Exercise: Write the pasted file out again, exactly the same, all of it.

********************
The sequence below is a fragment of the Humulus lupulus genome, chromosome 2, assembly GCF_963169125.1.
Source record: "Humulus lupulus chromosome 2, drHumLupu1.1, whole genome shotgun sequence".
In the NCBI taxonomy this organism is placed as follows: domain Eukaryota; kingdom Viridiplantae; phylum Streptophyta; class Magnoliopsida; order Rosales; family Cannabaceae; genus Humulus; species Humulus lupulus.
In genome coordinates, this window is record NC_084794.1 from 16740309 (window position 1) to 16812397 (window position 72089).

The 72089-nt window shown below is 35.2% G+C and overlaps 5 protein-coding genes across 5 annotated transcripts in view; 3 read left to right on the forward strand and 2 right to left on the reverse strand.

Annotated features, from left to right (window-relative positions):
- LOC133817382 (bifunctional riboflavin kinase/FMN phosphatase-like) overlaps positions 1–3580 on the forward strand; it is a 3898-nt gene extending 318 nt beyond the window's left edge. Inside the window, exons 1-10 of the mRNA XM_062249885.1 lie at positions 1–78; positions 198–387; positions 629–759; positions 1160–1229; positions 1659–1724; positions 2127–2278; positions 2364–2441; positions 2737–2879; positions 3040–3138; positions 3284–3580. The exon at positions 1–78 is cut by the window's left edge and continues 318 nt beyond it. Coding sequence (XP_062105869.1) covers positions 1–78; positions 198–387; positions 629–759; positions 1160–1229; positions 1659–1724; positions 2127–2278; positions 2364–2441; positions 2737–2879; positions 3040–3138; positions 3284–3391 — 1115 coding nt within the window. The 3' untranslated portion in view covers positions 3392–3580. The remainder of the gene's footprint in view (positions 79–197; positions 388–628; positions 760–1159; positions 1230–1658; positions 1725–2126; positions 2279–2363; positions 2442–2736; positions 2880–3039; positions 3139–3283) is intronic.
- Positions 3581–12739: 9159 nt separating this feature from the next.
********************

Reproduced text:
The sequence below is a fragment of the Humulus lupulus genome, chromosome 2, assembly GCF_963169125.1.
Source record: "Humulus lupulus chromosome 2, drHumLupu1.1, whole genome shotgun sequence".
In the NCBI taxonomy this organism is placed as follows: domain Eukaryota; kingdom Viridiplantae; phylum Streptophyta; class Magnoliopsida; order Rosales; family Cannabaceae; genus Humulus; species Humulus lupulus.
In genome coordinates, this window is record NC_084794.1 from 16740309 (window position 1) to 16812397 (window position 72089).

The 72089-nt window shown below is 35.2% G+C and overlaps 5 protein-coding genes across 5 annotated transcripts in view; 3 read left to right on the forward strand and 2 right to left on the reverse strand.

Annotated features, from left to right (window-relative positions):
- LOC133817382 (bifunctional riboflavin kinase/FMN phosphatase-like) overlaps positions 1–3580 on the forward strand; it is a 3898-nt gene extending 318 nt beyond the window's left edge. Inside the window, exons 1-10 of the mRNA XM_062249885.1 lie at positions 1–78; positions 198–387; positions 629–759; positions 1160–1229; positions 1659–1724; positions 2127–2278; positions 2364–2441; positions 2737–2879; positions 3040–3138; positions 3284–3580. The exon at positions 1–78 is cut by the window's left edge and continues 318 nt beyond it. Coding sequence (XP_062105869.1) covers positions 1–78; positions 198–387; positions 629–759; positions 1160–1229; positions 1659–1724; positions 2127–2278; positions 2364–2441; positions 2737–2879; positions 3040–3138; positions 3284–3391 — 1115 coding nt within the window. The 3' untranslated portion in view covers positions 3392–3580. The remainder of the gene's footprint in view (positions 79–197; positions 388–628; positions 760–1159; positions 1230–1658; positions 1725–2126; positions 2279–2363; positions 2442–2736; positions 2880–3039; positions 3139–3283) is intronic.
- Positions 3581–12739: 9159 nt separating this feature from the next.